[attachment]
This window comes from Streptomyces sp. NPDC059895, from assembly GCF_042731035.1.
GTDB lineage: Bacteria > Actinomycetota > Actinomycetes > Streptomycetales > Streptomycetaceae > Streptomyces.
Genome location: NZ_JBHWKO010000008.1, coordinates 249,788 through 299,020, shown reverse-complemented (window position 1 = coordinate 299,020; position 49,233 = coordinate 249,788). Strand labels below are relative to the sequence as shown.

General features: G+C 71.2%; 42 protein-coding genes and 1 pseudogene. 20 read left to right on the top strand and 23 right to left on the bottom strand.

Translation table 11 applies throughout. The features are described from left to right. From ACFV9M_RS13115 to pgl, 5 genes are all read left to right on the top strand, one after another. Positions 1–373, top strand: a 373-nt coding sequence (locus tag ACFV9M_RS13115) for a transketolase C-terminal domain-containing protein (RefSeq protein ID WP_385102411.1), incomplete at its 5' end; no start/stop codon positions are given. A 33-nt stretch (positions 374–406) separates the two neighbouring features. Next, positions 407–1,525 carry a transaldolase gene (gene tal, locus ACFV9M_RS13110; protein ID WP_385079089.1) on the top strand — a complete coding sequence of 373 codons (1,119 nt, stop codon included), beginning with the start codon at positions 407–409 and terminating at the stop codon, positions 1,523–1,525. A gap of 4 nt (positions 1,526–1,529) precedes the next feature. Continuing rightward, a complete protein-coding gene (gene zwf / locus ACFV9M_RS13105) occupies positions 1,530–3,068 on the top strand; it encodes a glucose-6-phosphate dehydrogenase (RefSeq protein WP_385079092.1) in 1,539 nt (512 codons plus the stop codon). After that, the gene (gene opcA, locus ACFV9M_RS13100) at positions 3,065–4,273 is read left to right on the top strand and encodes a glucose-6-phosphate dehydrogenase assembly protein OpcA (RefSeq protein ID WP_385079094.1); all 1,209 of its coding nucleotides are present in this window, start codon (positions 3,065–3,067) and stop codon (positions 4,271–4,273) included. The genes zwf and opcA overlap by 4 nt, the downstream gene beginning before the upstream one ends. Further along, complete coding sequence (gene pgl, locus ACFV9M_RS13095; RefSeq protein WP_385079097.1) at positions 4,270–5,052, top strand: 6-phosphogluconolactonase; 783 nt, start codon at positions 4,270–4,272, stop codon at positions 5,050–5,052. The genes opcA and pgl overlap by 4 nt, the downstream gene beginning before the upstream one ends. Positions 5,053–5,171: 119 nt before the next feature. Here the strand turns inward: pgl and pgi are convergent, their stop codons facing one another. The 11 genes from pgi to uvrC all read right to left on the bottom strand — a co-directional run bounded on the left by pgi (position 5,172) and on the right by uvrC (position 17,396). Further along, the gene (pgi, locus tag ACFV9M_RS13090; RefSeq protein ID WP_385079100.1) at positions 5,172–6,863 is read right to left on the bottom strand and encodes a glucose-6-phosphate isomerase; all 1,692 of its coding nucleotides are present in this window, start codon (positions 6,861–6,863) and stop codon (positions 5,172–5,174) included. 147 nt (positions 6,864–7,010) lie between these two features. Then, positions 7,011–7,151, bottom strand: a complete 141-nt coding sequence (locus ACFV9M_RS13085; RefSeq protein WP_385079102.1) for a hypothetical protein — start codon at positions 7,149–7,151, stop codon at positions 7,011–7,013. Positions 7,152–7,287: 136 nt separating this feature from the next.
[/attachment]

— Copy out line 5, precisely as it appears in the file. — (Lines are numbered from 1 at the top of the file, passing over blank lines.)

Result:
Translation table 11 applies throughout. The features are described from left to right. From ACFV9M_RS13115 to pgl, 5 genes are all read left to right on the top strand, one after another. Positions 1–373, top strand: a 373-nt coding sequence (locus tag ACFV9M_RS13115) for a transketolase C-terminal domain-containing protein (RefSeq protein ID WP_385102411.1), incomplete at its 5' end; no start/stop codon positions are given. A 33-nt stretch (positions 374–406) separates the two neighbouring features. Next, positions 407–1,525 carry a transaldolase gene (gene tal, locus ACFV9M_RS13110; protein ID WP_385079089.1) on the top strand — a complete coding sequence of 373 codons (1,119 nt, stop codon included), beginning with the start codon at positions 407–409 and terminating at the stop codon, positions 1,523–1,525. A gap of 4 nt (positions 1,526–1,529) precedes the next feature. Continuing rightward, a complete protein-coding gene (gene zwf / locus ACFV9M_RS13105) occupies positions 1,530–3,068 on the top strand; it encodes a glucose-6-phosphate dehydrogenase (RefSeq protein WP_385079092.1) in 1,539 nt (512 codons plus the stop codon). After that, the gene (gene opcA, locus ACFV9M_RS13100) at positions 3,065–4,273 is read left to right on the top strand and encodes a glucose-6-phosphate dehydrogenase assembly protein OpcA (RefSeq protein ID WP_385079094.1); all 1,209 of its coding nucleotides are present in this window, start codon (positions 3,065–3,067) and stop codon (positions 4,271–4,273) included. The genes zwf and opcA overlap by 4 nt, the downstream gene beginning before the upstream one ends. Further along, complete coding sequence (gene pgl, locus ACFV9M_RS13095; RefSeq protein WP_385079097.1) at positions 4,270–5,052, top strand: 6-phosphogluconolactonase; 783 nt, start codon at positions 4,270–4,272, stop codon at positions 5,050–5,052. The genes opcA and pgl overlap by 4 nt, the downstream gene beginning before the upstream one ends. Positions 5,053–5,171: 119 nt before the next feature. Here the strand turns inward: pgl and pgi are convergent, their stop codons facing one another. The 11 genes from pgi to uvrC all read right to left on the bottom strand — a co-directional run bounded on the left by pgi (position 5,172) and on the right by uvrC (position 17,396). Further along, the gene (pgi, locus tag ACFV9M_RS13090; RefSeq protein ID WP_385079100.1) at positions 5,172–6,863 is read right to left on the bottom strand and encodes a glucose-6-phosphate isomerase; all 1,692 of its coding nucleotides are present in this window, start codon (positions 6,861–6,863) and stop codon (positions 5,172–5,174) included. 147 nt (positions 6,864–7,010) lie between these two features. Then, positions 7,011–7,151, bottom strand: a complete 141-nt coding sequence (locus ACFV9M_RS13085; RefSeq protein WP_385079102.1) for a hypothetical protein — start codon at positions 7,149–7,151, stop codon at positions 7,011–7,013. Positions 7,152–7,287: 136 nt separating this feature from the next.